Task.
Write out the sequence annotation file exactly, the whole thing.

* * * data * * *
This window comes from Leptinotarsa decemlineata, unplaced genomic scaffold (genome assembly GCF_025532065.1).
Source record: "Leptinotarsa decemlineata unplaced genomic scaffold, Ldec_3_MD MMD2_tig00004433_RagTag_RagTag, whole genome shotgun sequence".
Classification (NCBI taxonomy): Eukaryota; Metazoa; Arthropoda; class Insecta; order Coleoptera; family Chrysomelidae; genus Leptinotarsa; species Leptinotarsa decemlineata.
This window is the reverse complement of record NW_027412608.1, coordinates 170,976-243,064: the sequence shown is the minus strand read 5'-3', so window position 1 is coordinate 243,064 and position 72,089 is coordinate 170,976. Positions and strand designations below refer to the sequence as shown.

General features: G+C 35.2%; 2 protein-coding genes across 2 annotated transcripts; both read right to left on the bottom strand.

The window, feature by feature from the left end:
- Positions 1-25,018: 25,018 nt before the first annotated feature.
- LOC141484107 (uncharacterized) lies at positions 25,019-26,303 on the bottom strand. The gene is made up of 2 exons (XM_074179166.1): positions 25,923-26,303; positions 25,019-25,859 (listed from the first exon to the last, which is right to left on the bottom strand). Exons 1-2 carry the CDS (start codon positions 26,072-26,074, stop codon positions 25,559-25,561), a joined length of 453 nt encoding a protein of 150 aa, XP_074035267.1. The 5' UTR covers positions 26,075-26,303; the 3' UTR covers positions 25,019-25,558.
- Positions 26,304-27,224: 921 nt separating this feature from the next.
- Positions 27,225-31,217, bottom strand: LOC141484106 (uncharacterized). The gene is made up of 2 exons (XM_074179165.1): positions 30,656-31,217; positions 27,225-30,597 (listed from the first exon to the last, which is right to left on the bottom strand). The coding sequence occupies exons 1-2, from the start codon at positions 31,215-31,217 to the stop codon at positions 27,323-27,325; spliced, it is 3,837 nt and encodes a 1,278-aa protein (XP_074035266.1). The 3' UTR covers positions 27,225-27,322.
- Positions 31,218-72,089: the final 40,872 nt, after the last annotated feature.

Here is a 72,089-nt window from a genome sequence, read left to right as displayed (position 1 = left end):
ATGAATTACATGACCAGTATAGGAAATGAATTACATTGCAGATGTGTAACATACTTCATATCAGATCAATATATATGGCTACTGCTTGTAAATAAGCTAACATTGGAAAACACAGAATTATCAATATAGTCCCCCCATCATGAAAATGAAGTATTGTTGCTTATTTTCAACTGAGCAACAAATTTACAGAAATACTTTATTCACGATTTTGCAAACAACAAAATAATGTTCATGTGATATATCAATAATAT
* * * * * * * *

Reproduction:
This window comes from Leptinotarsa decemlineata, unplaced genomic scaffold (genome assembly GCF_025532065.1).
Source record: "Leptinotarsa decemlineata unplaced genomic scaffold, Ldec_3_MD MMD2_tig00004433_RagTag_RagTag, whole genome shotgun sequence".
Classification (NCBI taxonomy): Eukaryota; Metazoa; Arthropoda; class Insecta; order Coleoptera; family Chrysomelidae; genus Leptinotarsa; species Leptinotarsa decemlineata.
This window is the reverse complement of record NW_027412608.1, coordinates 170,976-243,064: the sequence shown is the minus strand read 5'-3', so window position 1 is coordinate 243,064 and position 72,089 is coordinate 170,976. Positions and strand designations below refer to the sequence as shown.

General features: G+C 35.2%; 2 protein-coding genes across 2 annotated transcripts; both read right to left on the bottom strand.

The window, feature by feature from the left end:
- Positions 1-25,018: 25,018 nt before the first annotated feature.
- LOC141484107 (uncharacterized) lies at positions 25,019-26,303 on the bottom strand. The gene is made up of 2 exons (XM_074179166.1): positions 25,923-26,303; positions 25,019-25,859 (listed from the first exon to the last, which is right to left on the bottom strand). Exons 1-2 carry the CDS (start codon positions 26,072-26,074, stop codon positions 25,559-25,561), a joined length of 453 nt encoding a protein of 150 aa, XP_074035267.1. The 5' UTR covers positions 26,075-26,303; the 3' UTR covers positions 25,019-25,558.
- Positions 26,304-27,224: 921 nt separating this feature from the next.
- Positions 27,225-31,217, bottom strand: LOC141484106 (uncharacterized). The gene is made up of 2 exons (XM_074179165.1): positions 30,656-31,217; positions 27,225-30,597 (listed from the first exon to the last, which is right to left on the bottom strand). The coding sequence occupies exons 1-2, from the start codon at positions 31,215-31,217 to the stop codon at positions 27,323-27,325; spliced, it is 3,837 nt and encodes a 1,278-aa protein (XP_074035266.1). The 3' UTR covers positions 27,225-27,322.
- Positions 31,218-72,089: the final 40,872 nt, after the last annotated feature.

Here is a 72,089-nt window from a genome sequence, read left to right as displayed (position 1 = left end):
ATGAATTACATGACCAGTATAGGAAATGAATTACATTGCAGATGTGTAACATACTTCATATCAGATCAATATATATGGCTACTGCTTGTAAATAAGCTAACATTGGAAAACACAGAATTATCAATATAGTCCCCCCATCATGAAAATGAAGTATTGTTGCTTATTTTCAACTGAGCAACAAATTTACAGAAATACTTTATTCACGATTTTGCAAACAACAAAATAATGTTCATGTGATATATCAATAATAT